Once, when the New Music Agency presented Varese’s Poem Electronique as part of a “coherent narrative,” our artistic director handed out a map of The Hundred Acre Wood, but with the place names replaced with music descriptors that would guide the listeners through the piece. Now, anyone who knows me knows this is WAY too warm and fuzzy for my dark, brooding, post modern point of view. Whatever. Did the average audience member experience the full depth of the Varese in this experience? Of course not. No one does, in the first listen, in any circumstance. Did they experience the work on a deeper level than they would have in a darkened room? Definitely. For us snobs that won’t be pandered to, we can throw the paper on the floor and shut our eyes. I, for one, just might take a peek.

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According to Salon.com, American Idol trounced the Olympics in ratings. How can we analyze this? Perhaps the U.S. will finally value music more than sports? For some reason, I’m not that optimistic.

And personally, I think the Olympics and American Idol blow. And they’re both probably rigged.

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Oh, that’s close to Philly, right?

In Nebraska, if you pick the right direction, you can drive for hours and still be in the same place. It’s opener there, in the wide open air. So when my wife scored a sweet gig at Millersville University in Millersville, PA, I was very excited to be a mere hour or two out of Philadelphia, and hour of so from Baltimore, and three hours from New York or D.C. That’s not to mention having a bit more financial freedom to pursue the composition side of my career more than the teaching side.

So when does a perception become a real thing?

When we first got here, I quickly noticed how people in the Lancaster area didn’t really perceive Philly as all that close. I chuckled to myself. “Imagine what they’d think of the Midwest,” I mused to myself. After getting settled in a bit, I went to a Network for New Music concert in West Philadelphia. It was an amazingly well-performed concert that I thoroughly enjoyed. One thing I found odd, however, was how “outreachy” it was. One performer actually took time to explain what an English horn was. Now, this isn’t even west of Philadelphia, it is in the western part of Philadelphia. Whoa. Not a small world at all, it seems. A week later, I found out I’m not even in the jurisdiction of the Philadelphia chapter of the American Composers Forum. I’m actually in the same jurisdiction as I was in Nebraska– at large. (To be fair, I should point out that I was assured any project that would take place in the jurisdiction, across my county line, would be eligible for affiliate programs). Turns out I’m not a Philadelphia area composer after all. So I decided to find a bit of work in Philadelphia, to connect me to some people, and help pay for some of the networking I would be doing there. I enjoy teaching guitar, so I sent letters and resumes to a few places. One place wrote back saying I should reapply if I ever move close enough. Whoa.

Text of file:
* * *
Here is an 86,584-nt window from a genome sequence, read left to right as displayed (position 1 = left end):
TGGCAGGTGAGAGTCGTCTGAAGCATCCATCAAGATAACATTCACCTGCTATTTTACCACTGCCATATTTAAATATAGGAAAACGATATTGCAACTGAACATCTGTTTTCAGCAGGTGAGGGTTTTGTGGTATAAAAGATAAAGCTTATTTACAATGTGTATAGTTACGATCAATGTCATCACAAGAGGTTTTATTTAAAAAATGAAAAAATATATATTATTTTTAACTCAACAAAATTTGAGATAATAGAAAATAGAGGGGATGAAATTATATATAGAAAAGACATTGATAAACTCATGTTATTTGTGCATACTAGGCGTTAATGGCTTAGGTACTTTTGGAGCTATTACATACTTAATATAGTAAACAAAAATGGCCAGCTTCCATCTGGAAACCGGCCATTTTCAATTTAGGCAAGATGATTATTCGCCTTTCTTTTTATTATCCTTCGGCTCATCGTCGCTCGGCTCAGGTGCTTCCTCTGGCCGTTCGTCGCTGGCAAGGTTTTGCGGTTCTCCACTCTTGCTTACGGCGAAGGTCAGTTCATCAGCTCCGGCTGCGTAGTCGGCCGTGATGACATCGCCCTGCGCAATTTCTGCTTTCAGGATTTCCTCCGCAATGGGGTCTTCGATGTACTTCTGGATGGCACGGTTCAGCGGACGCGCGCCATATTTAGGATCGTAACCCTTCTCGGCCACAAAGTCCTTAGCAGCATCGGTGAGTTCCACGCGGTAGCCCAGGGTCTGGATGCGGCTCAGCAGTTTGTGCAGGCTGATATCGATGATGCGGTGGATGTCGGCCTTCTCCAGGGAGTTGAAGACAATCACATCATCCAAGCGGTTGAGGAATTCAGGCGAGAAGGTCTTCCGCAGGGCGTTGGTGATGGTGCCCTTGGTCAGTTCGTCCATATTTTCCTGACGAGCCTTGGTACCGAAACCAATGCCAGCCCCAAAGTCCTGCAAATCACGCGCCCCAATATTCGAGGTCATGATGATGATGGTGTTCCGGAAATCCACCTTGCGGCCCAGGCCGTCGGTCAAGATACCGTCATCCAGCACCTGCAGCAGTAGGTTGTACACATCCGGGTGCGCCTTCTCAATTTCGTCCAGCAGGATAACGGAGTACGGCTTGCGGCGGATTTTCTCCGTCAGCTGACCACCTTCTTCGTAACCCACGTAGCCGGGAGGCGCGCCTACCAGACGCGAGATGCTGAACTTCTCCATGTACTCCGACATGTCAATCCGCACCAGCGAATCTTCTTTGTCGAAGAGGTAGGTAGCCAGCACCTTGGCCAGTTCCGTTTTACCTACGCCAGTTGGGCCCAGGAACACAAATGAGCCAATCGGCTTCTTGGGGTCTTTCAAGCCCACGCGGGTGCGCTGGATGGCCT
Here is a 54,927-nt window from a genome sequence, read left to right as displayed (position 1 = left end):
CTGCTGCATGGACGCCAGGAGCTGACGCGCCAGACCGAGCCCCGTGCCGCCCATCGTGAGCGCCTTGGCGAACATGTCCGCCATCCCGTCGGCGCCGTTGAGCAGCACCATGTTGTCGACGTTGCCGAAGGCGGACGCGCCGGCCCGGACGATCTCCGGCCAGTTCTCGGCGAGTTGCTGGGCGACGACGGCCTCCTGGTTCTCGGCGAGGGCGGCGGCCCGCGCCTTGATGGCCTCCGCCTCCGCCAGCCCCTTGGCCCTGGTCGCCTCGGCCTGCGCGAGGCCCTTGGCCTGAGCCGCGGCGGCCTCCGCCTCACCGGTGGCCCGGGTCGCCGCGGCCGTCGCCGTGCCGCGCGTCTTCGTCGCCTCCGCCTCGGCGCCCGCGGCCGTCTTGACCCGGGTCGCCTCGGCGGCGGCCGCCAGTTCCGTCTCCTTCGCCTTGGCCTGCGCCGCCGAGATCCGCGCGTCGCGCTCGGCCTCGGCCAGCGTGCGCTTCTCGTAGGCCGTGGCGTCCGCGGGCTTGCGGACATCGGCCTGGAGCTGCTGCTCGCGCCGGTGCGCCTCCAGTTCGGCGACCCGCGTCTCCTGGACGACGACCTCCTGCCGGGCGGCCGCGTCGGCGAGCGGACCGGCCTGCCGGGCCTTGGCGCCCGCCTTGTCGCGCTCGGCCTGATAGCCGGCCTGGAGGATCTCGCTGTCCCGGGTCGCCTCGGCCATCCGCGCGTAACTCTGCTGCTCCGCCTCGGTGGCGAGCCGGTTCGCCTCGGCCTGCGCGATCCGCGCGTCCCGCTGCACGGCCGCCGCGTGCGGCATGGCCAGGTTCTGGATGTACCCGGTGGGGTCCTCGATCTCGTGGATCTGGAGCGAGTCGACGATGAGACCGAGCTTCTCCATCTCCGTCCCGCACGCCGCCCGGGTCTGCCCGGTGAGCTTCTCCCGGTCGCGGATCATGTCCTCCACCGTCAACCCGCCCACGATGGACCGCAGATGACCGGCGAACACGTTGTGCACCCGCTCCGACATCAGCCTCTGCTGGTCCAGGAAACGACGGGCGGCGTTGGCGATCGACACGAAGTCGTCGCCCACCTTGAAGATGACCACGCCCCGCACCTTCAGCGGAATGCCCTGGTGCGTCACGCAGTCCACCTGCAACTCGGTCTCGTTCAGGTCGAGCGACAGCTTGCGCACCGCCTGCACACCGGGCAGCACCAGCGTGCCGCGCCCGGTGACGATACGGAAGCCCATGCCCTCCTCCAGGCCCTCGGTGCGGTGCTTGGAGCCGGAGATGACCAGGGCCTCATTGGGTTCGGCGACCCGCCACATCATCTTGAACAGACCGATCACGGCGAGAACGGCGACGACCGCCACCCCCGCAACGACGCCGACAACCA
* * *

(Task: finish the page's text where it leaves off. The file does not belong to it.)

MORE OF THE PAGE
Anything but local: A road warrior is born.

A nice thing about moving away from some place is that people want you to come back. Since moving to Pennsylvania, I’ve gotten to do several cool things in Nebraska. Also, being from Alabama, I’ll be returning there quite a bit. I like to joke that if I could move six or seven more times, I could tour most of the year. It doesn’t seem like so much of a joke now. And really, what does one need to do a concert in an area? I say about 25 friends, who will each bring one of their friends to your concert. Guess I better get out to Philly and make myself 25 friends”¦